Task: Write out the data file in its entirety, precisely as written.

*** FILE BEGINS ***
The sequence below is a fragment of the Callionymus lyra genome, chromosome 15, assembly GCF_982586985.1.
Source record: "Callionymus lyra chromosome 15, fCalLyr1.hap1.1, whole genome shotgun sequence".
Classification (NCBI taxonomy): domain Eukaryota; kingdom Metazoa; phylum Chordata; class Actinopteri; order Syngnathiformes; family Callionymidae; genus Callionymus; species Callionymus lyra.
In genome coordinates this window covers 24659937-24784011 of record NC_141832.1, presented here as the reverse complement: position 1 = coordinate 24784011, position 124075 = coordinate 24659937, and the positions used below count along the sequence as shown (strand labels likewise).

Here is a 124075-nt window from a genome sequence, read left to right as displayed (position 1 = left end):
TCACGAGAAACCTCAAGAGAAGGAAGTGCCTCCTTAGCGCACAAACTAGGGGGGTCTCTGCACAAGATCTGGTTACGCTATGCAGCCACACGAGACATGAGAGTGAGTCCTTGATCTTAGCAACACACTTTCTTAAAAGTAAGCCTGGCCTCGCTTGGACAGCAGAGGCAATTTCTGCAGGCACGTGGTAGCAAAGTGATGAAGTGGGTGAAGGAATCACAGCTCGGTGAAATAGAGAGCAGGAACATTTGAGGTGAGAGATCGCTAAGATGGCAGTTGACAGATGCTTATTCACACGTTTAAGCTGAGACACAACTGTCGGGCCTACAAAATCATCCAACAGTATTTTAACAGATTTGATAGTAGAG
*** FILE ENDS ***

The sequence below is a fragment of the Callionymus lyra genome, chromosome 15, assembly GCF_982586985.1.
Source record: "Callionymus lyra chromosome 15, fCalLyr1.hap1.1, whole genome shotgun sequence".
Classification (NCBI taxonomy): domain Eukaryota; kingdom Metazoa; phylum Chordata; class Actinopteri; order Syngnathiformes; family Callionymidae; genus Callionymus; species Callionymus lyra.
In genome coordinates this window covers 24659937-24784011 of record NC_141832.1, presented here as the reverse complement: position 1 = coordinate 24784011, position 124075 = coordinate 24659937, and the positions used below count along the sequence as shown (strand labels likewise).

Here is a 124075-nt window from a genome sequence, read left to right as displayed (position 1 = left end):
TCACGAGAAACCTCAAGAGAAGGAAGTGCCTCCTTAGCGCACAAACTAGGGGGGTCTCTGCACAAGATCTGGTTACGCTATGCAGCCACACGAGACATGAGAGTGAGTCCTTGATCTTAGCAACACACTTTCTTAAAAGTAAGCCTGGCCTCGCTTGGACAGCAGAGGCAATTTCTGCAGGCACGTGGTAGCAAAGTGATGAAGTGGGTGAAGGAATCACAGCTCGGTGAAATAGAGAGCAGGAACATTTGAGGTGAGAGATCGCTAAGATGGCAGTTGACAGATGCTTATTCACACGTTTAAGCTGAGACACAACTGTCGGGCCTACAAAATCATCCAACAGTATTTTAACAGATTTGATAGTAGAG